Muslim convert chooses cotton candy machine over monthly welfare to support her family

Syazwani's cottoncandylisious has become the biggest earner for her family

Syazwani collecting fresh cotton candy from a machine at her home. The primary ingredient in cotton candy are coloured sugar granules that fluff into strands when heated.

As heated, liquefied sugar is spun out of the revolving centre of a basin-like machine and cools as it meets the air, Nurul Syazwani Abdullah deftly collects the resulting strings of confection, known as cotton candy, on sticks to package for orders placed through her Instagram account: @cottoncandylisious.

While most cotton candy stands have disappeared from retail stores, the 42-year-old is packing increasingly more cotton candy into cups from her modest home in RPN Mengkubau. For $18 customers can get 50 cendol-sized cups of cotton candy, making it an affordable yet unusual door gift.

In the past seven years, Syazwani’s cotton candy business has gradually shifted from a productive pastime to become the largest earner for her family of five.

“Today if we’re receiving orders regularly, we can make $1,000 from the business in a month,” said Syazwani who has three children to support with her husband who works a security guard.

“Cottoncandylisious is still very small (as a business), but it has kept the family afloat.”

Syazwani embraced Islam in 1997, and got married and began a family a few years later. She worked a number of jobs, from a general clerk to a retail store assistant tasked with manning a cotton candy machine.

By 2012 however, the couple’s income was barely making ends meet. Syazwani decided to put in a request to the Islamic Da’wah Centre (PDI) for a monthly welfare package of basic necessities including rice and cooking oil – worth around $60.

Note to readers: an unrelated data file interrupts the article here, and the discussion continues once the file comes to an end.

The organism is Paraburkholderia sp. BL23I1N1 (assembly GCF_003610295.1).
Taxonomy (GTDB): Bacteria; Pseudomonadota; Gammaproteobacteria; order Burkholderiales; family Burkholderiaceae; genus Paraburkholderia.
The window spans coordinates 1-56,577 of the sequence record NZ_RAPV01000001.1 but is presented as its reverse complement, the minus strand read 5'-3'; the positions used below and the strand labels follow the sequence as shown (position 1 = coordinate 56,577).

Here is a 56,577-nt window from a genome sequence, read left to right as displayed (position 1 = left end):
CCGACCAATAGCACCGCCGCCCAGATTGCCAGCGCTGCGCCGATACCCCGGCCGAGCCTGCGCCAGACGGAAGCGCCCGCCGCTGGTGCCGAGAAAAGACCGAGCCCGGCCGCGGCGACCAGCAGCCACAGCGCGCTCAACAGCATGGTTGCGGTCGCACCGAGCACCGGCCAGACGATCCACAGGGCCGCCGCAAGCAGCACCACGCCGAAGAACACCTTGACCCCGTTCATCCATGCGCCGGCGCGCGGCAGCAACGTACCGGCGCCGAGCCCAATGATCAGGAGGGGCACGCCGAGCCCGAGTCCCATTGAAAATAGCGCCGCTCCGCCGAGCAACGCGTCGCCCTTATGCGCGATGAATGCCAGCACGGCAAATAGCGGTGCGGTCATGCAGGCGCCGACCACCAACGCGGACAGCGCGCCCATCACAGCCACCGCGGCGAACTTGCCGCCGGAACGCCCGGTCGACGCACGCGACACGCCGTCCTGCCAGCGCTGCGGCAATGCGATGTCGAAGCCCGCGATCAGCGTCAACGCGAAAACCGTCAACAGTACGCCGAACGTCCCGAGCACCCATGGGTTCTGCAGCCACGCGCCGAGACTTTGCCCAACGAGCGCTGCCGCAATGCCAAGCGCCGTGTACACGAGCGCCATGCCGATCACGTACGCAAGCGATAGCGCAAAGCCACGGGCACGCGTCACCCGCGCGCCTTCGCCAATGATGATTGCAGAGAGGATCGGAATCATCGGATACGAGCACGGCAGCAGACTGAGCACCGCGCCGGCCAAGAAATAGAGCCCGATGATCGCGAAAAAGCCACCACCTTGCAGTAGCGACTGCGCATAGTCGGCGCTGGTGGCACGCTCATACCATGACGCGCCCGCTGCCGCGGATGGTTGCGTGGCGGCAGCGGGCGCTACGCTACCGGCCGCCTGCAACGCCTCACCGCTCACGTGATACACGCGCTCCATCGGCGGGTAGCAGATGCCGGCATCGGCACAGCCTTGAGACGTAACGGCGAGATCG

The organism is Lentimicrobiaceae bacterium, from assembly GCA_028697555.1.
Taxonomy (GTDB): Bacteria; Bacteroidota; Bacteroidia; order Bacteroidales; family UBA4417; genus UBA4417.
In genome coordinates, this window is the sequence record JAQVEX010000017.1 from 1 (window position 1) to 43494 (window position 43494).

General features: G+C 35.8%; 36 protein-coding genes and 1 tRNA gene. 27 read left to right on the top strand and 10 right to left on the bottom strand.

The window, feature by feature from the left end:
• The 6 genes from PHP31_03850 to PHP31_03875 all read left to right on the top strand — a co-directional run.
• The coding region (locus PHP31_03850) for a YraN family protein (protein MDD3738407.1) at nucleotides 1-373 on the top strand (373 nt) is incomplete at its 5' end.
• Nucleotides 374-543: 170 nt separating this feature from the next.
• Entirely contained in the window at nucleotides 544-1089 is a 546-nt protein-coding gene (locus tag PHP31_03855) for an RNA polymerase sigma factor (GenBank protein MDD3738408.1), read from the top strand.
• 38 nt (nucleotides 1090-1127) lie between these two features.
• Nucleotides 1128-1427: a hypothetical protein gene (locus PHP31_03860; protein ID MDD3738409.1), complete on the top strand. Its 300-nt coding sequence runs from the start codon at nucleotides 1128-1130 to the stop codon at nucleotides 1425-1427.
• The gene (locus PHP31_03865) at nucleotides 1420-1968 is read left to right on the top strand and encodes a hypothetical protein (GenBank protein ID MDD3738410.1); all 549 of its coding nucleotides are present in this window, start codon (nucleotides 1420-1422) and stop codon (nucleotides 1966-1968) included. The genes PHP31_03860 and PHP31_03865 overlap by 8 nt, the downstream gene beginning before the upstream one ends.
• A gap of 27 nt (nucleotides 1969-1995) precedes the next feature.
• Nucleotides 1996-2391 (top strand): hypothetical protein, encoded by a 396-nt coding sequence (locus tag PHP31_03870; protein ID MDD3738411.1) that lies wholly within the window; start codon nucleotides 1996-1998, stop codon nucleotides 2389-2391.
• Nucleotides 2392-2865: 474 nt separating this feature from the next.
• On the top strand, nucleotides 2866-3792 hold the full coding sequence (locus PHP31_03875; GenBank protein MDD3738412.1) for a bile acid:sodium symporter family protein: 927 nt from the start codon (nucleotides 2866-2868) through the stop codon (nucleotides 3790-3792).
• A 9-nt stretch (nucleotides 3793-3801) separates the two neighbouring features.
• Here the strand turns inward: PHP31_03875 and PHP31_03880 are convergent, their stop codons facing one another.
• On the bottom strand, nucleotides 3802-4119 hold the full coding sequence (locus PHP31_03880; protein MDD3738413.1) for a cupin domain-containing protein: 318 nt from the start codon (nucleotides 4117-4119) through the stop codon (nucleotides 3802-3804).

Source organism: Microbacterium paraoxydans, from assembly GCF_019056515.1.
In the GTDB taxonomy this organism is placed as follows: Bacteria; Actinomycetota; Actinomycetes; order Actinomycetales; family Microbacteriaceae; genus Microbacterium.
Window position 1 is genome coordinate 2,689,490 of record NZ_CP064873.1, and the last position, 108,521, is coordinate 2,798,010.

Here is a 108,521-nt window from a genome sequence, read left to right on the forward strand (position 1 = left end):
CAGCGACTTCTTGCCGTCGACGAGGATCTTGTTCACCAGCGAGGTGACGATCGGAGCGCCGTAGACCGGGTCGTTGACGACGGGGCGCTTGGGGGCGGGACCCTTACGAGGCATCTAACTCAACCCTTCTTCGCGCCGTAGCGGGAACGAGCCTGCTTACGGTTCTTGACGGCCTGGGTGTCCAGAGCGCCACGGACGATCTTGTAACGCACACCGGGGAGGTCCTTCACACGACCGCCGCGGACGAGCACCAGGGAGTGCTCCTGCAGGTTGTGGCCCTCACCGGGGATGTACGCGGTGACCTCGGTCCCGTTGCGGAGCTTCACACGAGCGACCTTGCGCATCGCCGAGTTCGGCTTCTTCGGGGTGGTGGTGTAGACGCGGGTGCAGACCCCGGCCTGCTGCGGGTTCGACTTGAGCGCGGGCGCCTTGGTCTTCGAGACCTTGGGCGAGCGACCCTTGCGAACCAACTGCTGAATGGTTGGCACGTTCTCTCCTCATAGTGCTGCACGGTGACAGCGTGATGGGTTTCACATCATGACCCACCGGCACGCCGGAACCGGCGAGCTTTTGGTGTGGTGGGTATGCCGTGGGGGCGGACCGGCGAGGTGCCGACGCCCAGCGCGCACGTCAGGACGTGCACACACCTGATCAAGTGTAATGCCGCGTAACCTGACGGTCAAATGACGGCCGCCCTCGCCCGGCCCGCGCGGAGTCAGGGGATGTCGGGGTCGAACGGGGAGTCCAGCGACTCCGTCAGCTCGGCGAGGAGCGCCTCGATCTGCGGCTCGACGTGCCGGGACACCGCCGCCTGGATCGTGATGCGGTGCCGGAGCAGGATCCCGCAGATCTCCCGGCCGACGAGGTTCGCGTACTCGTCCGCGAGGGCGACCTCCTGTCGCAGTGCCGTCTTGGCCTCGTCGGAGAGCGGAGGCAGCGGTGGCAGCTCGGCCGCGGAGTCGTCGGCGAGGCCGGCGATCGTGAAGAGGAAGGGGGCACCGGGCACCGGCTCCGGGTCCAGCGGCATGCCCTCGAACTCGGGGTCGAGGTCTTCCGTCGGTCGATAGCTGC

“At the time I learned that PDI was offering a (capacity building) programme to help mualaf (converts) gain financial independence by helping with small grants to enable them to start their own business,” she said.

Syazwani was then offered the option of receiving monthly welfare or a one-time grant of $2,000 which could cover a cotton candy machine and a generator that would supply electricity for live events.

“I choose the grant because I believed that I could build my own business that would later be able to provide for my family,” said Syazwani, who left her job in 2016 to pursue the business full-time.

Today, the profits of cottoncandylisious also help fund Syazwani’s eldest son’s studies as Micronet International College. Her children, in turn, help with production whenever they’re out of school.

“Together we’ve made it work,” she says optimistically. “PDI has provided with us the necessity. But the effort – how far we want to take it – will be up to us. Doing business, there are ups and downs, but Alhamdullilah knowing that this is your own (business) is fulfilling.”

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